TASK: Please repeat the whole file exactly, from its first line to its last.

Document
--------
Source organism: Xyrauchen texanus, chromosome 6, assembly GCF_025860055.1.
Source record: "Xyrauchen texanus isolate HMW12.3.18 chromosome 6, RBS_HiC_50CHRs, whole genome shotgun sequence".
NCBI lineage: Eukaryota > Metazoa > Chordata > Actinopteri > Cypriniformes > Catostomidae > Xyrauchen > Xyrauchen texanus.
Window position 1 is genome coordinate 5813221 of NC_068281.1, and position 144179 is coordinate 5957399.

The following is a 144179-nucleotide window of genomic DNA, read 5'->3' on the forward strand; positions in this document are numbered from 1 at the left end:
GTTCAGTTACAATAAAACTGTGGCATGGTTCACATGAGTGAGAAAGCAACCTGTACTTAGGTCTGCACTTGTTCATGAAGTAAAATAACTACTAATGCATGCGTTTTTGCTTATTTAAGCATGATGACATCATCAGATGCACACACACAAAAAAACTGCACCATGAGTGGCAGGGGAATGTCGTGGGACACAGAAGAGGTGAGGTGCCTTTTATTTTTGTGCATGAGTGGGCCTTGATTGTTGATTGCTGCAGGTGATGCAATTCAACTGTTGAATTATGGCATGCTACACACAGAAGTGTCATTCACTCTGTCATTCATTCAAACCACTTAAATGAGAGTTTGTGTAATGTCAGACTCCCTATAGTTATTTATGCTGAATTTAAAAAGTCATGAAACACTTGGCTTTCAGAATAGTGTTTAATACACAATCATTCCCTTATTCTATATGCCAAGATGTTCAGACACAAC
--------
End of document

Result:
Source organism: Xyrauchen texanus, chromosome 6, assembly GCF_025860055.1.
Source record: "Xyrauchen texanus isolate HMW12.3.18 chromosome 6, RBS_HiC_50CHRs, whole genome shotgun sequence".
NCBI lineage: Eukaryota > Metazoa > Chordata > Actinopteri > Cypriniformes > Catostomidae > Xyrauchen > Xyrauchen texanus.
Window position 1 is genome coordinate 5813221 of NC_068281.1, and position 144179 is coordinate 5957399.

The following is a 144179-nucleotide window of genomic DNA, read 5'->3' on the forward strand; positions in this document are numbered from 1 at the left end:
GTTCAGTTACAATAAAACTGTGGCATGGTTCACATGAGTGAGAAAGCAACCTGTACTTAGGTCTGCACTTGTTCATGAAGTAAAATAACTACTAATGCATGCGTTTTTGCTTATTTAAGCATGATGACATCATCAGATGCACACACACAAAAAAACTGCACCATGAGTGGCAGGGGAATGTCGTGGGACACAGAAGAGGTGAGGTGCCTTTTATTTTTGTGCATGAGTGGGCCTTGATTGTTGATTGCTGCAGGTGATGCAATTCAACTGTTGAATTATGGCATGCTACACACAGAAGTGTCATTCACTCTGTCATTCATTCAAACCACTTAAATGAGAGTTTGTGTAATGTCAGACTCCCTATAGTTATTTATGCTGAATTTAAAAAGTCATGAAACACTTGGCTTTCAGAATAGTGTTTAATACACAATCATTCCCTTATTCTATATGCCAAGATGTTCAGACACAAC